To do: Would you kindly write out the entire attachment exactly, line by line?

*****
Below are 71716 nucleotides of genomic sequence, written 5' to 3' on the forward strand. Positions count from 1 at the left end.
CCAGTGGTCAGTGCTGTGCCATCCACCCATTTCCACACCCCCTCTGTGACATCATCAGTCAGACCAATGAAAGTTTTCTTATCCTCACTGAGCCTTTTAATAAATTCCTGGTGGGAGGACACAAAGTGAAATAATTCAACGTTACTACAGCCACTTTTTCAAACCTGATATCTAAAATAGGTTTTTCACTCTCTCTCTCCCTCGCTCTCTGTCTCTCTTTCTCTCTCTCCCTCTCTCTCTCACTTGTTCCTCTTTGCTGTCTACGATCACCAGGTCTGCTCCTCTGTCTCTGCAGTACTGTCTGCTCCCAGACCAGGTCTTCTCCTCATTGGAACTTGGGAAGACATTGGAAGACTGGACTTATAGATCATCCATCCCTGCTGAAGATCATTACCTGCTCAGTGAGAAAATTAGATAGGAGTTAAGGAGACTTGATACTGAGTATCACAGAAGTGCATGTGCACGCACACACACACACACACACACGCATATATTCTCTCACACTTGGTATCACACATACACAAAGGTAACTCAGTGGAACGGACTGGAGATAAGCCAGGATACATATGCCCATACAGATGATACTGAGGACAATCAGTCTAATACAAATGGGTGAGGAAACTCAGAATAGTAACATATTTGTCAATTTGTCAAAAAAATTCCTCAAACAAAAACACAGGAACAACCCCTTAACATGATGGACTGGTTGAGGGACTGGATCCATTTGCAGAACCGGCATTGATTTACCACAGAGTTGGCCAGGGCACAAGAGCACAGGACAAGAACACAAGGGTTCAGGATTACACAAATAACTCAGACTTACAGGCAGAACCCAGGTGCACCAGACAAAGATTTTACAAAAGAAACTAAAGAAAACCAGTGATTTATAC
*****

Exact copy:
Below are 71716 nucleotides of genomic sequence, written 5' to 3' on the forward strand. Positions count from 1 at the left end.
CCAGTGGTCAGTGCTGTGCCATCCACCCATTTCCACACCCCCTCTGTGACATCATCAGTCAGACCAATGAAAGTTTTCTTATCCTCACTGAGCCTTTTAATAAATTCCTGGTGGGAGGACACAAAGTGAAATAATTCAACGTTACTACAGCCACTTTTTCAAACCTGATATCTAAAATAGGTTTTTCACTCTCTCTCTCCCTCGCTCTCTGTCTCTCTTTCTCTCTCTCCCTCTCTCTCTCACTTGTTCCTCTTTGCTGTCTACGATCACCAGGTCTGCTCCTCTGTCTCTGCAGTACTGTCTGCTCCCAGACCAGGTCTTCTCCTCATTGGAACTTGGGAAGACATTGGAAGACTGGACTTATAGATCATCCATCCCTGCTGAAGATCATTACCTGCTCAGTGAGAAAATTAGATAGGAGTTAAGGAGACTTGATACTGAGTATCACAGAAGTGCATGTGCACGCACACACACACACACACACACGCATATATTCTCTCACACTTGGTATCACACATACACAAAGGTAACTCAGTGGAACGGACTGGAGATAAGCCAGGATACATATGCCCATACAGATGATACTGAGGACAATCAGTCTAATACAAATGGGTGAGGAAACTCAGAATAGTAACATATTTGTCAATTTGTCAAAAAAATTCCTCAAACAAAAACACAGGAACAACCCCTTAACATGATGGACTGGTTGAGGGACTGGATCCATTTGCAGAACCGGCATTGATTTACCACAGAGTTGGCCAGGGCACAAGAGCACAGGACAAGAACACAAGGGTTCAGGATTACACAAATAACTCAGACTTACAGGCAGAACCCAGGTGCACCAGACAAAGATTTTACAAAAGAAACTAAAGAAAACCAGTGATTTATAC